China is on outside looking in

Updated: 2013-03-29 16:29

By Yang Yang, Ding Qingfen in Beijing, Zhang Chunyan in London Yu Wei in San Francisco, and Liu Jia in Brussels (China Daily)

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China is on outside looking in

China already has free-trade agreements with 15 countries, and negotiations are under way for 13 others, including with Japan, South Korea, Iceland and Switzerland, the Ministry of Commerce says.

An analysis published by the European Institute for Asian Studies says officials in Washington and Brussels have acknowledged that the "growing economic might of China" has given "added incentive" to EU-US talks.

"They said that the trade agreement would provide a more united front against Chinese standards and norms in areas such as product safety or intellectual property," the institute analysis says.

Chen Xin, director of the Economics Office of the Institute of European Studies of the Chinese Academy of Social Sciences, says the EU and the US "say that through a free-trade agreement they want to confront the challenges of the emerging economies, but everything points to China".

In 2011 the EU and the US set up a group to discuss the prospect of a free-trade agreement. Its report last June said the talks should seek to conclude a proposal for a transatlantic agreement that goes beyond tariffs, including provisions on intellectual property, services, investment, procurement, regulatory issues and non-tariff barriers.

The European Commission says the EU and US economies account for nearly half of world GDP and for nearly one third of world trade flows. Total US investment in the EU is three times higher than in all of Asia. EU investment in the US is about eight times the amount of EU investment in India and China combined. If an EU-US free-trade agreement were to become a reality it would eclipse all others.

The European Commission President Jose Manuel Barroso has estimated that a "comprehensive and ambitious agreement" would increase GDP growth by 0.5 percent. Last month he announced plans to seek a deal, a day after US President Barack Obama gave US support in his State of the Union address, saying a free-trade deal would "boost American exports, support American jobs and level the playing field in the growing markets of Asia".

Erikson says the biggest barriers for the deal are in areas of non-tariff barriers and regulatory convergence, including politically sensitive areas such as regulations on agricultural goods, public procurement and the regulation of cross-border data flow.

Despite talk about an EU-US deal changing trade rules, there are those who are sanguine about what negotiations would mean for China.

"China needn't worry much about the EU and the US on this," says Wan Jifei, chairman of the China Council for the Promotion of International Trade.

"It's their own business, and whether and when the pact is wrapped up, there are still a lot of questions."

Some experts say that the impact on China's trade with the EU and the US would in fact be slight.

Zhao at the University of International Business and Economics in Beijing, says: "On the value chain, the EU and the US occupy the highest 15 percent, and China is getting rid of the lowest 15 percent characterized by intensive labor and resources, so for the middle 70 percent there is a lot of room for growth."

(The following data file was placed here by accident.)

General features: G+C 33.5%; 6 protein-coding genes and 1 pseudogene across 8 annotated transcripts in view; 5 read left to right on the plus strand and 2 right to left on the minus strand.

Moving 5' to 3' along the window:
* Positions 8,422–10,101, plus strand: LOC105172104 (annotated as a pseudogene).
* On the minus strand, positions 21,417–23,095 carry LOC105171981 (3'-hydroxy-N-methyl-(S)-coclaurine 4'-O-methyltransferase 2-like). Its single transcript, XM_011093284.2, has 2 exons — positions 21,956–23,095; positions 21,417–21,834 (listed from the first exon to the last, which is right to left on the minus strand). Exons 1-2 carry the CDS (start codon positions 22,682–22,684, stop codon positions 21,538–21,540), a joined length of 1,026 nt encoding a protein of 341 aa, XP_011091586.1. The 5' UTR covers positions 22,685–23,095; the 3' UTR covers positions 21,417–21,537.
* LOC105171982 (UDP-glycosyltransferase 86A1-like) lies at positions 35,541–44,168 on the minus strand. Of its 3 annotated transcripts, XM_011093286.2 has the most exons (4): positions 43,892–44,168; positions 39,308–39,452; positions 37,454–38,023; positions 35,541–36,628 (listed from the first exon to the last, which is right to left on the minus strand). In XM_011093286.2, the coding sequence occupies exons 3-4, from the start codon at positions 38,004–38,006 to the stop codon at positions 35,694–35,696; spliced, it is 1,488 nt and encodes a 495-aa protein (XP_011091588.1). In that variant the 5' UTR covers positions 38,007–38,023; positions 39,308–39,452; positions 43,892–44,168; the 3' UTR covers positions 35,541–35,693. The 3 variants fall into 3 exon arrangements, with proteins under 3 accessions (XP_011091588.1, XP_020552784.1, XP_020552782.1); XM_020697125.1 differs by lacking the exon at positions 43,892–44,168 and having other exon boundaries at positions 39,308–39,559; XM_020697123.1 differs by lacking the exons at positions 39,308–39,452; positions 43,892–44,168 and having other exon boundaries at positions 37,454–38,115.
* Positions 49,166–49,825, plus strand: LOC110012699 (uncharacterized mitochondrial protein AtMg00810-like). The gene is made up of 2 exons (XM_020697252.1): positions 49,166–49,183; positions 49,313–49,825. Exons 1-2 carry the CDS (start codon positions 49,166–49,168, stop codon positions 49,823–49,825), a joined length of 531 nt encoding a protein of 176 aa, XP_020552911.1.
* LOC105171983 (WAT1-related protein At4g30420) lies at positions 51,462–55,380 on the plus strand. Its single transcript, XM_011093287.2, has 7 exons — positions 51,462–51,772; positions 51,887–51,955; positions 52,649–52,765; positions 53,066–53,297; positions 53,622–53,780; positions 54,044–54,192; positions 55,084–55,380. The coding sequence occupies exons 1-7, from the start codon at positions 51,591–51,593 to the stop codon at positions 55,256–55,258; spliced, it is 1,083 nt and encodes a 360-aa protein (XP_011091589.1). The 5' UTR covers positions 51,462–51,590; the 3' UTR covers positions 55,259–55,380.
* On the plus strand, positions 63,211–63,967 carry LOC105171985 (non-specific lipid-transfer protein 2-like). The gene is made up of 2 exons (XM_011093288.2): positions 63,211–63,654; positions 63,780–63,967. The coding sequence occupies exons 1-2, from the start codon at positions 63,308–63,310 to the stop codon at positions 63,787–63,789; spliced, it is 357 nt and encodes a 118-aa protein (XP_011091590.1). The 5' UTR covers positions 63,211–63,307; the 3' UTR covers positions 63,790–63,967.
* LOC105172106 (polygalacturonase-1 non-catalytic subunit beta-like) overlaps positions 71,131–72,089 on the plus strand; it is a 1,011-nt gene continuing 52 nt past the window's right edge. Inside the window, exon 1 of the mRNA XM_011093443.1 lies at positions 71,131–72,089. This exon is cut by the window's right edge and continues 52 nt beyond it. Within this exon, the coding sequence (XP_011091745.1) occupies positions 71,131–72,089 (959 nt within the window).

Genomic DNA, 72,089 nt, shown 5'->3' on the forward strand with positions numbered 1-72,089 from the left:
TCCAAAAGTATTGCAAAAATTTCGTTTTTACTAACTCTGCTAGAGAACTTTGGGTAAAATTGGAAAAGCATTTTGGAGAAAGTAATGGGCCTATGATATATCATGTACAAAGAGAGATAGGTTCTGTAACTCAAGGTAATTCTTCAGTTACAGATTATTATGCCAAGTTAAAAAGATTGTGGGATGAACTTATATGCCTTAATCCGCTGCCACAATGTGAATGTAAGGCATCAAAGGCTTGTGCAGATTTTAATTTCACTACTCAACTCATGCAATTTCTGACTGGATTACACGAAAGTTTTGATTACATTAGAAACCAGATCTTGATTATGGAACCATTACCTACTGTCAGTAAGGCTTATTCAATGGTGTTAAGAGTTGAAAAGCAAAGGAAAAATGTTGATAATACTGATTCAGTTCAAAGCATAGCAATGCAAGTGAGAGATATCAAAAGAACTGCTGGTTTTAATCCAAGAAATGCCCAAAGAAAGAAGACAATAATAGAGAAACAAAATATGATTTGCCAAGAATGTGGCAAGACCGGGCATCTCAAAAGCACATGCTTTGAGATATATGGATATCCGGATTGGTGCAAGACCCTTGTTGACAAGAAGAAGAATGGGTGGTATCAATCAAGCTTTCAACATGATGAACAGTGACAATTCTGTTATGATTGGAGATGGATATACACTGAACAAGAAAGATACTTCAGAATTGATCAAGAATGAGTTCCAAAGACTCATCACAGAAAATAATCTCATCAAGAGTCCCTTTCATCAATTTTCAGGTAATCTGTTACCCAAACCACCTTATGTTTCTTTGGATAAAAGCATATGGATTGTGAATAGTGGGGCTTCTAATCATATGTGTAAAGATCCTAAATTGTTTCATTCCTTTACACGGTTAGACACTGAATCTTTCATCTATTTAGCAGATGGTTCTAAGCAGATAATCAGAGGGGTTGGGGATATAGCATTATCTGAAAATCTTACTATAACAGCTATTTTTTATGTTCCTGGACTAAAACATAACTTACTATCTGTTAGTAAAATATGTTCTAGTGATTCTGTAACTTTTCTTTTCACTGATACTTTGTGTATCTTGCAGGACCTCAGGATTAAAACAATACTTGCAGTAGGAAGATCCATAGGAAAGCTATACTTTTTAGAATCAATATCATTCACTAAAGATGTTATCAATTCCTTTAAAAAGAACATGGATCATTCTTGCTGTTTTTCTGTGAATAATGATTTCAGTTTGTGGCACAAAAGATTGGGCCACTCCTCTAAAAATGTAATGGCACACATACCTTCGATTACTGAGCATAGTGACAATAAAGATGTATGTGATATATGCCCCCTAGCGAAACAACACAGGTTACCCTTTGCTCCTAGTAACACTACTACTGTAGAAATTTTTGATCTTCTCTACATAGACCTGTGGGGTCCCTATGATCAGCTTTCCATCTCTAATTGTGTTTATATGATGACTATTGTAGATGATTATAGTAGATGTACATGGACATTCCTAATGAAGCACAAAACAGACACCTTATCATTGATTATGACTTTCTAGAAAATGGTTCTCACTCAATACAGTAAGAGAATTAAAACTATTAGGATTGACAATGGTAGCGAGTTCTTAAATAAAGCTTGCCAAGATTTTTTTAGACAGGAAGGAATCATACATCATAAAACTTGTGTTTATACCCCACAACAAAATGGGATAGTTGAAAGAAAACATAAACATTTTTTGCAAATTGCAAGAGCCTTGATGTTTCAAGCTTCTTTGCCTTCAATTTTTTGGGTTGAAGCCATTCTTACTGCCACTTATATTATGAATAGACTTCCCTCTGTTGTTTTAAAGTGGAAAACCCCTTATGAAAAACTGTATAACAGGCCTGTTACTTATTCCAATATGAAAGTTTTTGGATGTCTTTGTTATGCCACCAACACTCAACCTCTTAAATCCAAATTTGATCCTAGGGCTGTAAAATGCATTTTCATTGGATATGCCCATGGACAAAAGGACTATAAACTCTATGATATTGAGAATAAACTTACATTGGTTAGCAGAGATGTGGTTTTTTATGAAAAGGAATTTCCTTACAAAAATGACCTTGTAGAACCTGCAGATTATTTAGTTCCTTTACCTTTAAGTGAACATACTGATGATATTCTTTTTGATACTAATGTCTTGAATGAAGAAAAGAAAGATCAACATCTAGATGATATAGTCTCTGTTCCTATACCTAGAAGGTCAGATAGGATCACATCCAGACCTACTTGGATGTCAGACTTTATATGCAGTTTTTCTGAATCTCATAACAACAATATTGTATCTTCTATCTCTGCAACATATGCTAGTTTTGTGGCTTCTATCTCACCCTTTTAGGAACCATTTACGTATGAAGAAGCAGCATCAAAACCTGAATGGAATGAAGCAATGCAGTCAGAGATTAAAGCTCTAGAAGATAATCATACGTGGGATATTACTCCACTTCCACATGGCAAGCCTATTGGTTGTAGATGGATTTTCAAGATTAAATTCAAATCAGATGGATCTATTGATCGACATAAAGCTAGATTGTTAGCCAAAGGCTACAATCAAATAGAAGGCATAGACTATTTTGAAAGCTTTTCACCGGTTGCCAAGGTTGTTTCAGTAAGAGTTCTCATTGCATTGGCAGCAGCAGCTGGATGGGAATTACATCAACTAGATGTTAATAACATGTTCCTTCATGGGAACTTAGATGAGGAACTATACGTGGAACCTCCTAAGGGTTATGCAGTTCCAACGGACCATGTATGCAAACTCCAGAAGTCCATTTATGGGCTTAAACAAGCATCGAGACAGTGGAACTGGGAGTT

The biggest volume of Chinese trade with the EU and the US is in areas such as retail consumer goods and electronics, which will not be directly affected by any changes that arise.

Tyson Barker, director for transatlantic relations at the Bertelsmann Foundation in Washington, says: "Rather its immediate impact will be to augment trade in goods, services and investment in areas the US and EU already dominate like auto manufacturing, sophisticated machinery, chemicals and services."

However, trade in services between the EU and China is much smaller than that between EU and the US, as is the intra-industry trade and investment relationship, says the US Chamber of Commerce Europe Office.

As a result, "China should not worry too much about trade diversion. Instead, China may be missing out on additional trade that is generated by these agreements," says Devin Stewart, senior program director and senior fellow at the Carnegie Council for Ethics in International Affairs.

Zhao says that "for China, we should look at how the Doha round can be pushed forward".

Over the past two months there have been new signals about the Doha talks, Chen Deming, who was until recently China's commerce minister, said at a news conference.

"All member nations concerned are considering launching an early harvest program" by the end of this year, and "China is glad to see and advance the proposal", Chen said.

Meanwhile, China has a lot of room to grow its foreign trade through developing regional and bilateral pacts, Wan Jifei says.

"China could continue to accelerate the negotiation of free-trade agreements with countries such as Costa Rica and Australia.

Zhao says: "The EU and the US have extended the definition of trade so as to control China's growth. We cannot ignore them. Instead, we should consider changing our policies, including industrial policy, trade policy and competition policy to meet the new standards. I think we should proactively take part in the process.

"However, for some issues that violate our economic sovereignty, we should take the problems to the United Nations, such as the security investigation the US conducted on Huawei and ZTE, the two big telecommunications companies."

The BBC has reported that the most optimistic timeframe given by European officials for an EU-US deal is two years, but that consideration is based, among other things, on the presidency of Barroso, whose term expires in October next year.

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